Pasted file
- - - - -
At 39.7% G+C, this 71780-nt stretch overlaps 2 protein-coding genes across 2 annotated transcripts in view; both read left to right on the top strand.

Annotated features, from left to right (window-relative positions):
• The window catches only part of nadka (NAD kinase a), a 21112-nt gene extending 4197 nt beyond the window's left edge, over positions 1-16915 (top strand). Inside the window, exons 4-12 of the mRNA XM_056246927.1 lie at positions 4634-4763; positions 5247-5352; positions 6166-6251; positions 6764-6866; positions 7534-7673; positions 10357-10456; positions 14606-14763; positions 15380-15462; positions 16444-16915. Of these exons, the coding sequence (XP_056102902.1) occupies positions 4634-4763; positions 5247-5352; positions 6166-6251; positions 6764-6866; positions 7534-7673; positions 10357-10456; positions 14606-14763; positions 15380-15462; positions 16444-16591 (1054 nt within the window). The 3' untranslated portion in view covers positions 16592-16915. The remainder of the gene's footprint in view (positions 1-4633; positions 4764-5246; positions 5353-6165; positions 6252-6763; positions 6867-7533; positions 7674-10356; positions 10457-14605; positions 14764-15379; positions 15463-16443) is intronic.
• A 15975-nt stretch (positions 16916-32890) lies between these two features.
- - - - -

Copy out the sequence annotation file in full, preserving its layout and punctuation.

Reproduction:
At 39.7% G+C, this 71780-nt stretch overlaps 2 protein-coding genes across 2 annotated transcripts in view; both read left to right on the top strand.

Annotated features, from left to right (window-relative positions):
• The window catches only part of nadka (NAD kinase a), a 21112-nt gene extending 4197 nt beyond the window's left edge, over positions 1-16915 (top strand). Inside the window, exons 4-12 of the mRNA XM_056246927.1 lie at positions 4634-4763; positions 5247-5352; positions 6166-6251; positions 6764-6866; positions 7534-7673; positions 10357-10456; positions 14606-14763; positions 15380-15462; positions 16444-16915. Of these exons, the coding sequence (XP_056102902.1) occupies positions 4634-4763; positions 5247-5352; positions 6166-6251; positions 6764-6866; positions 7534-7673; positions 10357-10456; positions 14606-14763; positions 15380-15462; positions 16444-16591 (1054 nt within the window). The 3' untranslated portion in view covers positions 16592-16915. The remainder of the gene's footprint in view (positions 1-4633; positions 4764-5246; positions 5353-6165; positions 6252-6763; positions 6867-7533; positions 7674-10356; positions 10457-14605; positions 14764-15379; positions 15463-16443) is intronic.
• A 15975-nt stretch (positions 16916-32890) lies between these two features.